Health & Fitness

Homelessness and our health

Mehmet Oz, M.D., and Michael Roizen, M.D.
Mehmet Oz, M.D., and Michael Roizen, M.D.

The numbers are staggering and embarrassing: According to the National Alliance to End Homelessness, on any given night in the U.S., there are over 550,000 homeless Americans living in shelters or on the streets. Over the course of one year, from 2013-2014, around 2.5 million kids -- a historic high -- experienced homelessness at some point, according to the nonprofit group the American Society for the Positive Care for Children.

Who are these people? Neighbors, classmates of your children, people working at minimum-wage jobs. Approximately 195,000 are people in families. Only 75,000 are chronically homeless. Yet it is the chronically homeless -- those who are addicted, mentally ill, longtime residents of the streets -- who are the public face of homelessness. As a result, many people turn away from looking at the problem and fail to understand the cost economically and in terms of public and personal health.

Causes of Homelessness

According to the National Coalition for the Homeless, the causes of homelessness are an increasing lack of employment opportunities and affordable housing, a rise in foreclosure rates, a decline in public assistance and a lack of affordable health care. People fall into poverty and are one illness, one accident or one missed paycheck away from finding themselves living in their car, in a shelter or on the streets.

The Consequences

Once homeless, health problems multiply quickly. For young children, homelessness can lead to changes in brain architecture that can interfere with emotional self-regulation, cognitive skills and social relationships. Homeless children are twice as likely to have a learning disability, repeat a grade or to be suspended from school. In addition, exposure to violence, always a component of homelessness, can result in post-traumatic stress disorder, which means children may develop psychosocial and behavioral difficulties, ranging from withdrawal to aggression to substance-abuse problems. Health issues like ear infections, asthma, iron deficiency anemia and obesity (associated with worry about going hungry and access to only poor-quality food) are common in homeless children.

Adults also suffer profound health risks when they become homeless. The Street Health Report conducted in Toronto in 2007 found that compared with the general population homeless people are five times more likely to have heart disease; four times more likely to have cancer; three and a half times more likely to have asthma; three times more likely to have arthritis or rheumatism; and twice as likely to have diabetes.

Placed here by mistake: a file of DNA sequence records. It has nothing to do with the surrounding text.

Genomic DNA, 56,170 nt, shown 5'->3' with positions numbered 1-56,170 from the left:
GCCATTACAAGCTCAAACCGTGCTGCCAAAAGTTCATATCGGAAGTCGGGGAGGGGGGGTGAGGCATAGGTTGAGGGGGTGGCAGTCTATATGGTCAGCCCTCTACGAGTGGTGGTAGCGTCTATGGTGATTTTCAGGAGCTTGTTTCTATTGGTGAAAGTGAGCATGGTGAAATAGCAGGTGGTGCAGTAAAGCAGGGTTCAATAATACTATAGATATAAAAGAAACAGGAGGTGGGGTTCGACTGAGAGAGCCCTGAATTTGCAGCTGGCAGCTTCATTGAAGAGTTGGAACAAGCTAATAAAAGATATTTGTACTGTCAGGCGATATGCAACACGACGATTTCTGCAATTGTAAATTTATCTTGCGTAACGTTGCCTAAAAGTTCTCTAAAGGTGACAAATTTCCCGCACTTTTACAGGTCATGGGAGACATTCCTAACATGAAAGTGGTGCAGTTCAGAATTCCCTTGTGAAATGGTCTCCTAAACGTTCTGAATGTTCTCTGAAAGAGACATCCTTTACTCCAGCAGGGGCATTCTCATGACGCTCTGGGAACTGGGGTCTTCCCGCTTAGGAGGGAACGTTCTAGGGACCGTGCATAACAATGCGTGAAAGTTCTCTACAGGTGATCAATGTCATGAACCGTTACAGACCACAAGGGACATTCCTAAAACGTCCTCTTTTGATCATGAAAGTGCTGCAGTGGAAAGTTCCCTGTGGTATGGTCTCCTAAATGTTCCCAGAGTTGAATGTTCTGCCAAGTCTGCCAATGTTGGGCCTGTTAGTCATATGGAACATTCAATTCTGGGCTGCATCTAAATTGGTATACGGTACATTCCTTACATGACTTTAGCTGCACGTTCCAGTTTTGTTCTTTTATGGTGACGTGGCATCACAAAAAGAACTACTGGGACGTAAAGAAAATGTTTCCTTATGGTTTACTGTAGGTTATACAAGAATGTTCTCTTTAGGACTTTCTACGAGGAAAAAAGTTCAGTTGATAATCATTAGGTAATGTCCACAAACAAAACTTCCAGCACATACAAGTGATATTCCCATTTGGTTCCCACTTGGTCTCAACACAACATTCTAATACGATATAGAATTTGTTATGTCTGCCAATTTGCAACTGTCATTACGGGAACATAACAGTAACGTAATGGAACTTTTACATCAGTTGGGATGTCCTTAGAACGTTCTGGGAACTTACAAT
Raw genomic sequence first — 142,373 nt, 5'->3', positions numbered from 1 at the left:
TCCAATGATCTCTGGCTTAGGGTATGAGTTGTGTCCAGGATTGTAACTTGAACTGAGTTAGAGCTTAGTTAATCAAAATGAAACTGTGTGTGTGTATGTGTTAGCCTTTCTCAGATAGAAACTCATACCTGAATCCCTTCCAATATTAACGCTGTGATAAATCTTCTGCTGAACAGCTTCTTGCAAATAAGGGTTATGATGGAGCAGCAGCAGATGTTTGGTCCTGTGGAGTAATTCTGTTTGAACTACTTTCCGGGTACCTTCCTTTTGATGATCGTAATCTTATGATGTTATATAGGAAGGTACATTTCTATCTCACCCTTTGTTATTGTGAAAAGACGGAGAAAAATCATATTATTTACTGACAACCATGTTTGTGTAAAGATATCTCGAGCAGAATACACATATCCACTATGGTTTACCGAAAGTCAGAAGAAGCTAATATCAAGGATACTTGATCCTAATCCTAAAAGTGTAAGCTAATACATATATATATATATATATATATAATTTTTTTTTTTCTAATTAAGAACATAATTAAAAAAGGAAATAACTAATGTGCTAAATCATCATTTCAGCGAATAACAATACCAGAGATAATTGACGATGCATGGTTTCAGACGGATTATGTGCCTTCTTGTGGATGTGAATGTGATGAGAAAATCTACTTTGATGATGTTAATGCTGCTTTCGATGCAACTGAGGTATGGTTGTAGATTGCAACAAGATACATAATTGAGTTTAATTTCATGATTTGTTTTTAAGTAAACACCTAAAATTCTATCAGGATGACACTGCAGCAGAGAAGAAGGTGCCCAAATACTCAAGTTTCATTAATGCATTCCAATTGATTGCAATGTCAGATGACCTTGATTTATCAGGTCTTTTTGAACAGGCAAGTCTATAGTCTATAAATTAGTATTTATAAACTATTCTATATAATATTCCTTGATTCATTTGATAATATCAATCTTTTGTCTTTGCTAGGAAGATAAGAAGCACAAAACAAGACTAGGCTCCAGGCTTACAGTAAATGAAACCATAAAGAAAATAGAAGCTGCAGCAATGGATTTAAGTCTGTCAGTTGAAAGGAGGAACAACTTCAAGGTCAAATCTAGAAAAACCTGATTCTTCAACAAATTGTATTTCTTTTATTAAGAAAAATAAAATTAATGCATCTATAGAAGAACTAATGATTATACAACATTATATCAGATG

The Cost to YOU: According to Green Doors, a central Texas organization dedicated to ending homelessness, on average, the homeless visit an emergency room five times per year, where tax payer dollars provide free care. Visits costs $3,700; that’s $18,500 spent per year for the average homeless person and $44,400 spent per year for the highest users of emergency departments.

Innovative Solutions

Two communities decided to find a solution to the homeless crisis: The Los Angeles County Department of Health Services created its own housing authority to reduce homelessness. As a result L.A. County saves $32,000 per homeless person per year in health care and hospitalization costs, while improving overall health outcomes. Among the specific savings: a 77 percent reduction in emergency-room visits and inpatient admissions and an 85 percent reduction in inpatient days.

In Seattle, a comprehensive program, Survive the Streets, resulted in per-person health cost savings of $42,964 -- more than three times what it cost ($13,440) to provide sustainable housing and aligned services to those individuals.

So, the next time someone talks about the homeless issue, remind them that we are better off as individuals and as a society, in terms of emotional and physical health and finances (including taxes), when we make sure everyone can put a roof over their head. You’ll help by making others as knowledgeable as you are about the importance of stopping homelessness so that people stay healthier; use fewer public services; have a better chance of getting a job; and with kids who are able to develop to their full potential.

Mehmet Oz, M.D. is host of “The Dr. Oz Show,” and Mike Roizen, M.D. is Chief Wellness Officer and Chair of Wellness Institute at Cleveland Clinic. To live your healthiest, visit www.sharecare.com.

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